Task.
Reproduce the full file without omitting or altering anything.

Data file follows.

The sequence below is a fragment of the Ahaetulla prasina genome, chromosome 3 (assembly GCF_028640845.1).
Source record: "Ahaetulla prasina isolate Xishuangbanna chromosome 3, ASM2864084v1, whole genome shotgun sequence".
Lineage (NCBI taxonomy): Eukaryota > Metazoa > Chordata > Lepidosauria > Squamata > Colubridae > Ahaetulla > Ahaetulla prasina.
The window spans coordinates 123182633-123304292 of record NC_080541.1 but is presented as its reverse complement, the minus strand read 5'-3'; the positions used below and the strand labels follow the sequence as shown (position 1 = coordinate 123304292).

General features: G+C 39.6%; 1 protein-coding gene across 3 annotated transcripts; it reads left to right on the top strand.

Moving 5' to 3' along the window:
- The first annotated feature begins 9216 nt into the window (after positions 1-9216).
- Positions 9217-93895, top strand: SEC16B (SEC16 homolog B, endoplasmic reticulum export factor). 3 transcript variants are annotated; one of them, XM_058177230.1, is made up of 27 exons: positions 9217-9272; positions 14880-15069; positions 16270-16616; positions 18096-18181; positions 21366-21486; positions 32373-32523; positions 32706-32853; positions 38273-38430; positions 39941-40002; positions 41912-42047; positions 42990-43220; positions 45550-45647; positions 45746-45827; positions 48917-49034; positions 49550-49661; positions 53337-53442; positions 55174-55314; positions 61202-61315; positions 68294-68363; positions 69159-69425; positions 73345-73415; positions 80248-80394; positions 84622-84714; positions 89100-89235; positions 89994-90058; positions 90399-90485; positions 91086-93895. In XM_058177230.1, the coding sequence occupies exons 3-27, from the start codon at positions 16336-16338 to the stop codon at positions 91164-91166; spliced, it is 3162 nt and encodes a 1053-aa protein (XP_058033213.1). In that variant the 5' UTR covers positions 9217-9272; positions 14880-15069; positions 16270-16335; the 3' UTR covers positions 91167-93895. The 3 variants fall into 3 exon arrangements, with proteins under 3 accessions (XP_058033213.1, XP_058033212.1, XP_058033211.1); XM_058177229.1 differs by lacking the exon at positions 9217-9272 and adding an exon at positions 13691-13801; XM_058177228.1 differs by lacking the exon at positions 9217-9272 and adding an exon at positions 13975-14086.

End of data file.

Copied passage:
The sequence below is a fragment of the Ahaetulla prasina genome, chromosome 3 (assembly GCF_028640845.1).
Source record: "Ahaetulla prasina isolate Xishuangbanna chromosome 3, ASM2864084v1, whole genome shotgun sequence".
Lineage (NCBI taxonomy): Eukaryota > Metazoa > Chordata > Lepidosauria > Squamata > Colubridae > Ahaetulla > Ahaetulla prasina.
The window spans coordinates 123182633-123304292 of record NC_080541.1 but is presented as its reverse complement, the minus strand read 5'-3'; the positions used below and the strand labels follow the sequence as shown (position 1 = coordinate 123304292).

General features: G+C 39.6%; 1 protein-coding gene across 3 annotated transcripts; it reads left to right on the top strand.

Moving 5' to 3' along the window:
- The first annotated feature begins 9216 nt into the window (after positions 1-9216).
- Positions 9217-93895, top strand: SEC16B (SEC16 homolog B, endoplasmic reticulum export factor). 3 transcript variants are annotated; one of them, XM_058177230.1, is made up of 27 exons: positions 9217-9272; positions 14880-15069; positions 16270-16616; positions 18096-18181; positions 21366-21486; positions 32373-32523; positions 32706-32853; positions 38273-38430; positions 39941-40002; positions 41912-42047; positions 42990-43220; positions 45550-45647; positions 45746-45827; positions 48917-49034; positions 49550-49661; positions 53337-53442; positions 55174-55314; positions 61202-61315; positions 68294-68363; positions 69159-69425; positions 73345-73415; positions 80248-80394; positions 84622-84714; positions 89100-89235; positions 89994-90058; positions 90399-90485; positions 91086-93895. In XM_058177230.1, the coding sequence occupies exons 3-27, from the start codon at positions 16336-16338 to the stop codon at positions 91164-91166; spliced, it is 3162 nt and encodes a 1053-aa protein (XP_058033213.1). In that variant the 5' UTR covers positions 9217-9272; positions 14880-15069; positions 16270-16335; the 3' UTR covers positions 91167-93895. The 3 variants fall into 3 exon arrangements, with proteins under 3 accessions (XP_058033213.1, XP_058033212.1, XP_058033211.1); XM_058177229.1 differs by lacking the exon at positions 9217-9272 and adding an exon at positions 13691-13801; XM_058177228.1 differs by lacking the exon at positions 9217-9272 and adding an exon at positions 13975-14086.